SEGMENT: ROADS, AUTOMOBILE, & RACE-RELATIONS

Ray (Bud) Nuckols>UIS Collection N-R>UIS Collection N-R, Segment 2

SEGMENT: ROADS, AUTOMOBILE, & RACE-RELATIONS,

duration 15:12
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TOWNS
Auburn had two blacksmith shops. One where Gyorko's Garage is now and one other. Where he had his mules & horses shoed. Tells how fast shoes wear out.
ROADS
Rural roads get mired in mud, sometimes taking four horses to pull an empty wagon. Note that one area of his road still has flooding problems. Later Auburn streets were oiled. Pavements came even later (1927) & there was a street party to celebrate. Describe hitching posts and park amenities.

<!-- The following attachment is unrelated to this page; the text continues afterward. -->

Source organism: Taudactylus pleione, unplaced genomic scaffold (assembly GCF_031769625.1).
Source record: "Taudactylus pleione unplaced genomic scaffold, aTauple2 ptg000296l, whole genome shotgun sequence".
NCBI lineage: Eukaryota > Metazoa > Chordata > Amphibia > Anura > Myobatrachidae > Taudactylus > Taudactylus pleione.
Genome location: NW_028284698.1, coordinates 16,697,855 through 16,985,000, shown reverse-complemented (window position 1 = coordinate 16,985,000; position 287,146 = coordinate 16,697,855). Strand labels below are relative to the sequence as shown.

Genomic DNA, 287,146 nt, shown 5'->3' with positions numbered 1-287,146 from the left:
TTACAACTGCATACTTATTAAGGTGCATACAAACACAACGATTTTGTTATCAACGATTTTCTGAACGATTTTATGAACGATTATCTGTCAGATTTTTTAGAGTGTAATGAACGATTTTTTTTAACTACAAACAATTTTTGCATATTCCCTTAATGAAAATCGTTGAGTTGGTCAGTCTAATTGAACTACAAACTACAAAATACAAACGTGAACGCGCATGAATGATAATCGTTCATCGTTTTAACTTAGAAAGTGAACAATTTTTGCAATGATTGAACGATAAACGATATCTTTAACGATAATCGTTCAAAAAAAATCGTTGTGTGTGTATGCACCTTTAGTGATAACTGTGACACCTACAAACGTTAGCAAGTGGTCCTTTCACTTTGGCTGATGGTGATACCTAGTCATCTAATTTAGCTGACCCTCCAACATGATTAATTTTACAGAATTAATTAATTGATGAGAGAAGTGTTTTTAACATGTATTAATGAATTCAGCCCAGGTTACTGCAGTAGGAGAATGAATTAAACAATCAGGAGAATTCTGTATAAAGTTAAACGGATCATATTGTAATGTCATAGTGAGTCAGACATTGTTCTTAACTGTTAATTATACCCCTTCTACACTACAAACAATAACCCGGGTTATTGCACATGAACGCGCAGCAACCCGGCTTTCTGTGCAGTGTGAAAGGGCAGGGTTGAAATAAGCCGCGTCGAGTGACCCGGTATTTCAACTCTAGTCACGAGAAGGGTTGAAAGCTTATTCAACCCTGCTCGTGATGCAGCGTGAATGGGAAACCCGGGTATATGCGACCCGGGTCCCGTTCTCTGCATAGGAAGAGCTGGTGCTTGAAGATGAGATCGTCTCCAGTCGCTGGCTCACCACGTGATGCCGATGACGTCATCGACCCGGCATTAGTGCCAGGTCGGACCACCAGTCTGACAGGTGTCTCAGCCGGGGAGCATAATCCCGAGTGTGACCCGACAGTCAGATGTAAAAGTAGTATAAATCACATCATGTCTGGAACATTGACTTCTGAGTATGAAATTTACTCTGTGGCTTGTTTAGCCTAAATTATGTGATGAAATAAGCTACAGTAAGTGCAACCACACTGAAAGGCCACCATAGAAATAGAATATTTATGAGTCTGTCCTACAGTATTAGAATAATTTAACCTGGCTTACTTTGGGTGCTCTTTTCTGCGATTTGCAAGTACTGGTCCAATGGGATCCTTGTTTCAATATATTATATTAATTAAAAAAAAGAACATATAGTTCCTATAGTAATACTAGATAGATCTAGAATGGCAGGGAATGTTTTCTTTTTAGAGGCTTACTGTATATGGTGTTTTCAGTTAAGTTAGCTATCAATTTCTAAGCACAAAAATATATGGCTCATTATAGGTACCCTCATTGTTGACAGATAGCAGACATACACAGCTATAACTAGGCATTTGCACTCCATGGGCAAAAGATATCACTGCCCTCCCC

AUTOMOBILE
First car he remembers was a neighbor's Hupmobile, then Model Ts, which sold for $500. Everyone had one. Had a top, side curtains, acetylene lights. Broke his arm cranking it up because they kicked. Filling stations and garages sprang up. Lists other shops in town - funeral parlors, implement stores.
POLITICS
He liked Roosevelt. Thinks rural women were not impressed with suffrage as much as city dwellers. His mother probably voted.
RACE-RELATIONS
Asked about race relations in Auburn, where no black families have lived as of 1980. He thinks blacks would not be accepted, and that they do not mix well. Interviewer tells the story of a Vietnam refugee family in town.